Guitarists Killa “Hobon’ Kamberipa, Amti, Ou Brite, Rommel and Piet Basson, are twisting the strings in the Katutura Community Hall tonight when they rekindle old memories of the Mbaqanga genre with tunes from the 1960s and 1970s. Damage is N$50 per person and the show starts at 20h00 sharp until the wee hours of the Saturday morning.The musos are all chips of the old blocks like legendary saxophonists Johannes Mureko, aka “Warmgat”, Arnoldus “Xarigurob” //Naweb, Ou Leyden Naftalie, Karretjie Kambrude, Kookwater Hoebeb, Aleb Ouseb and Hosea Kaitindirua Mahua, all of whom kept the musical flames alight during the early years of Apartheid. Carlos “CK” Kambaekwa reflects on the genre as well as previews the rare music show in the Katutura Community Hall.
It’s almost three solid decades since the days of Mbaqanga, that now seems to have gone the inevitable path of the dinosaur. Mbaqanga music originated from neigbouring South Africa in the 1960s, introduced to locals and refined by Namibian immigrants, who went to work in the mines in then Transvaal Province, Gauteng nowadays.
Mbaqanga music is a genre of African township jazz popular among many African musicians of the time and as result a significant number of local bands sprawled the townships musical scene competing for attention, income, and more importantly, supremacy and bragging rights. As it turned out, the musical domain allowed blacks from all different cultures to mingle freely to the excitement of Mbaqanga sounds in beer town halls across the country. Such was the influence of this genre that it became a hotchpotch for socialisation of people from across all cultural persuasions and inclinations, with the attendant love relationships across the cultural bar. Namibia’s commercial capital, Windhoek, attracted the finest live music performers, who flocked to the city of lights en masse, lured partly by the desire for the vast, serene and inviting urban air in search of entertainment and fame.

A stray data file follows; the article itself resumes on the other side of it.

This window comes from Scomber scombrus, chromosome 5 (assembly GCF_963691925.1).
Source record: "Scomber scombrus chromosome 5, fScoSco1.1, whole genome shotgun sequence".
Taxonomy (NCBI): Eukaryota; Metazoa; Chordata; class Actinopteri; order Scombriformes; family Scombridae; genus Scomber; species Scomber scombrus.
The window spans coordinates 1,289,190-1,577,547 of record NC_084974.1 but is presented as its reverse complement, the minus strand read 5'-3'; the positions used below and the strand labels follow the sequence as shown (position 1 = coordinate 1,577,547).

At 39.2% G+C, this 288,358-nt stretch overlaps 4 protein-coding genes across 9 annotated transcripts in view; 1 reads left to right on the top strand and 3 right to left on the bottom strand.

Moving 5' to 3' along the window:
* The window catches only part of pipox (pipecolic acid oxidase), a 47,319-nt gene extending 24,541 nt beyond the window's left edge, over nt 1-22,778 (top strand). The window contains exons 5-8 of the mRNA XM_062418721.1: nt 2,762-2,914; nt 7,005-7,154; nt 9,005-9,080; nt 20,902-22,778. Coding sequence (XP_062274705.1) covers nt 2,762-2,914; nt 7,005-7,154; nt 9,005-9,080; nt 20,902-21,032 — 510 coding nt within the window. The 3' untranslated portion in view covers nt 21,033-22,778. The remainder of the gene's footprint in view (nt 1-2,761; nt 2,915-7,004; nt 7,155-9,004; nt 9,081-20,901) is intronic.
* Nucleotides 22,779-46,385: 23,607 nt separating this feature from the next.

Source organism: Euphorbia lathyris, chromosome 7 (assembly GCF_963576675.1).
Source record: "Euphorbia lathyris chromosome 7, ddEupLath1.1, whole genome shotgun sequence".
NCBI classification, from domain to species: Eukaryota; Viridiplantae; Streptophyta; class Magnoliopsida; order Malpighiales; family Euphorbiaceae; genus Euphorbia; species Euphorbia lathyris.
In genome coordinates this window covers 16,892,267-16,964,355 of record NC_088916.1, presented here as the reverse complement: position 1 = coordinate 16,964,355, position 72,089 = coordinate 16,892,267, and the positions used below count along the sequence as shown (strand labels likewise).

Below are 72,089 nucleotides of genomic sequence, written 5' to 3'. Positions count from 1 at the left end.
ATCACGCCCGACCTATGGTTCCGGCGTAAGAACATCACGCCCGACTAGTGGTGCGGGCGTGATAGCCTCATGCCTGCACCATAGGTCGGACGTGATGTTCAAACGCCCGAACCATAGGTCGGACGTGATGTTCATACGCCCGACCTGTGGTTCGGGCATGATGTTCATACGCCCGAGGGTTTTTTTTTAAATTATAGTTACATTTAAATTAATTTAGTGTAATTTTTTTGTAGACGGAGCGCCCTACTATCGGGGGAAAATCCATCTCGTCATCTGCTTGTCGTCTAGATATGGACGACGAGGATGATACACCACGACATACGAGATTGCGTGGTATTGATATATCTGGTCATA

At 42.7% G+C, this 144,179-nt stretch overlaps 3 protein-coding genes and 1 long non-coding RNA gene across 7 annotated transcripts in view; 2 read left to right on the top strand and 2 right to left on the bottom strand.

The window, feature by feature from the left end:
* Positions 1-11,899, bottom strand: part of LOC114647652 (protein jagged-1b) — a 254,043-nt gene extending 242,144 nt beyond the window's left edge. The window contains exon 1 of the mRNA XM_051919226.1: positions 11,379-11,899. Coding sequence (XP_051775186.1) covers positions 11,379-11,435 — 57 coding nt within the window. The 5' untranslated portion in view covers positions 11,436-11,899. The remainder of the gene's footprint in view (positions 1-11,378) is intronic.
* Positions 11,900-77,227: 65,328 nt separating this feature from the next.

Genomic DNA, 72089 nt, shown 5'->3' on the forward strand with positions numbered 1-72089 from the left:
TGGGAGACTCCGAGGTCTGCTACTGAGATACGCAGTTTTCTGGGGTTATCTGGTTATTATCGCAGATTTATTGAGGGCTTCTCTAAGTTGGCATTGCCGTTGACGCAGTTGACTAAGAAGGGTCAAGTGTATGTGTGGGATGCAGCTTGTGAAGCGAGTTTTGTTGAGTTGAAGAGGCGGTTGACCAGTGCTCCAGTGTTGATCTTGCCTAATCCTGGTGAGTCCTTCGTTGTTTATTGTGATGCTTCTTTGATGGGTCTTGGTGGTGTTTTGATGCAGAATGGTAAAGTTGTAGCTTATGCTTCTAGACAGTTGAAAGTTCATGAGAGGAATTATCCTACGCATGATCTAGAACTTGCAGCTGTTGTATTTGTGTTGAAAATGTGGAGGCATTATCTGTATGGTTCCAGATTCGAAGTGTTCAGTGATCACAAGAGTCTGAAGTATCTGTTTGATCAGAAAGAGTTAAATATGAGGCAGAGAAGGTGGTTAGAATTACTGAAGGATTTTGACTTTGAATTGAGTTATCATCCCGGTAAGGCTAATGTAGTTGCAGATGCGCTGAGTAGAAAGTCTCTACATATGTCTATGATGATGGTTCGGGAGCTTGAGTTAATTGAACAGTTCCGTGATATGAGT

With time some of these old blocks have been long gone, the way of all flesh, with few remaining. Nevertheless, their legacy has been kept intact by few enthusiastic young musos entering the dog-eat-dog industry of live music.
Sadly, the sudden introduction of Discos, aided by both the fluctuations and feverishness of the music business locally, forced many musical bands to fold under financial pressure and waning interest in live music among consumers.
Now after several years in obscurity, local music producers have come up with a brilliant idea to revive and rekindle Mbaqanga music by piecing together a rare live music show. The gathering cannot but be a promise of fireworks with organisers having assembled a bumper line up of the finest Mbaqanga musos on offer, out to showcase their instrumental artistry. And the Katutura Community Hall, a mecca of live black music of yesteryears, could not have been a better venue for such a musical extravaganza for rekindling the musical era of those years.